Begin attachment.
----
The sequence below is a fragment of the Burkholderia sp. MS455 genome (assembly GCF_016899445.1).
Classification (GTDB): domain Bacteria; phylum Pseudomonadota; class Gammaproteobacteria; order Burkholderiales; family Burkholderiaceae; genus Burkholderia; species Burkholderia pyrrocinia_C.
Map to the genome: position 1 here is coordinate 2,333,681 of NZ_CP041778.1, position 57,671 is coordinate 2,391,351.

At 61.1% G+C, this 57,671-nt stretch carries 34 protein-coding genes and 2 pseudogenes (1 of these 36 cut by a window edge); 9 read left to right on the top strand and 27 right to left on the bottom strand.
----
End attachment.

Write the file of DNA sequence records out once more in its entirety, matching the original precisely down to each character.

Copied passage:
The sequence below is a fragment of the Burkholderia sp. MS455 genome (assembly GCF_016899445.1).
Classification (GTDB): domain Bacteria; phylum Pseudomonadota; class Gammaproteobacteria; order Burkholderiales; family Burkholderiaceae; genus Burkholderia; species Burkholderia pyrrocinia_C.
Map to the genome: position 1 here is coordinate 2,333,681 of NZ_CP041778.1, position 57,671 is coordinate 2,391,351.

At 61.1% G+C, this 57,671-nt stretch carries 34 protein-coding genes and 2 pseudogenes (1 of these 36 cut by a window edge); 9 read left to right on the top strand and 27 right to left on the bottom strand.